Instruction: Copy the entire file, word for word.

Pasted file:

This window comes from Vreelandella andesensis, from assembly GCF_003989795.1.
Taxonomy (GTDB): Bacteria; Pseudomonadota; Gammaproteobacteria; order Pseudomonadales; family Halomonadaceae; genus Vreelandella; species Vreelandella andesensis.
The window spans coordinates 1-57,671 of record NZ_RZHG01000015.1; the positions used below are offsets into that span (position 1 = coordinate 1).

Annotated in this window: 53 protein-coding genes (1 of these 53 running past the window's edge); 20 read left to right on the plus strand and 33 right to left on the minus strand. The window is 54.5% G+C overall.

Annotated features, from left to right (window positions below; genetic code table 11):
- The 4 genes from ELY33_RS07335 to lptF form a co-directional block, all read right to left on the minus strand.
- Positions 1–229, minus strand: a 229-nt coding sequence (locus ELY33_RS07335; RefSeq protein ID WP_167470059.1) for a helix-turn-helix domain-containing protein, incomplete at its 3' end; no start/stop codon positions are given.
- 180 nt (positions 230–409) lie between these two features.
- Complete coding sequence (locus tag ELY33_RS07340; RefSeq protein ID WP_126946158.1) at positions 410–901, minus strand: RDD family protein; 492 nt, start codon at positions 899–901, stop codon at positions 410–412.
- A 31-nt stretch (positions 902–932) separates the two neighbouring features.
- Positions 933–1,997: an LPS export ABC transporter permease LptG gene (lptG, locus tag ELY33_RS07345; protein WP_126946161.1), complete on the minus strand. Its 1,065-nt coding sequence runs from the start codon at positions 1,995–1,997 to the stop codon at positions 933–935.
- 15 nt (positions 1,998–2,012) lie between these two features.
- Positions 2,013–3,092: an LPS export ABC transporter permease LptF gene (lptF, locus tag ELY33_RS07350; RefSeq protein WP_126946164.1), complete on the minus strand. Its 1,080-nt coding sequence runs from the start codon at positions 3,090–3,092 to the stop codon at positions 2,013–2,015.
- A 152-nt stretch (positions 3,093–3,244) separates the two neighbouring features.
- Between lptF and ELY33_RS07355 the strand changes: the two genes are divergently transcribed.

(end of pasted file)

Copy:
This window comes from Vreelandella andesensis, from assembly GCF_003989795.1.
Taxonomy (GTDB): Bacteria; Pseudomonadota; Gammaproteobacteria; order Pseudomonadales; family Halomonadaceae; genus Vreelandella; species Vreelandella andesensis.
The window spans coordinates 1-57,671 of record NZ_RZHG01000015.1; the positions used below are offsets into that span (position 1 = coordinate 1).

Annotated in this window: 53 protein-coding genes (1 of these 53 running past the window's edge); 20 read left to right on the plus strand and 33 right to left on the minus strand. The window is 54.5% G+C overall.

Annotated features, from left to right (window positions below; genetic code table 11):
- The 4 genes from ELY33_RS07335 to lptF form a co-directional block, all read right to left on the minus strand.
- Positions 1–229, minus strand: a 229-nt coding sequence (locus ELY33_RS07335; RefSeq protein ID WP_167470059.1) for a helix-turn-helix domain-containing protein, incomplete at its 3' end; no start/stop codon positions are given.
- 180 nt (positions 230–409) lie between these two features.
- Complete coding sequence (locus tag ELY33_RS07340; RefSeq protein ID WP_126946158.1) at positions 410–901, minus strand: RDD family protein; 492 nt, start codon at positions 899–901, stop codon at positions 410–412.
- A 31-nt stretch (positions 902–932) separates the two neighbouring features.
- Positions 933–1,997: an LPS export ABC transporter permease LptG gene (lptG, locus tag ELY33_RS07345; protein WP_126946161.1), complete on the minus strand. Its 1,065-nt coding sequence runs from the start codon at positions 1,995–1,997 to the stop codon at positions 933–935.
- 15 nt (positions 1,998–2,012) lie between these two features.
- Positions 2,013–3,092: an LPS export ABC transporter permease LptF gene (lptF, locus tag ELY33_RS07350; RefSeq protein WP_126946164.1), complete on the minus strand. Its 1,080-nt coding sequence runs from the start codon at positions 3,090–3,092 to the stop codon at positions 2,013–2,015.
- A 152-nt stretch (positions 3,093–3,244) separates the two neighbouring features.
- Between lptF and ELY33_RS07355 the strand changes: the two genes are divergently transcribed.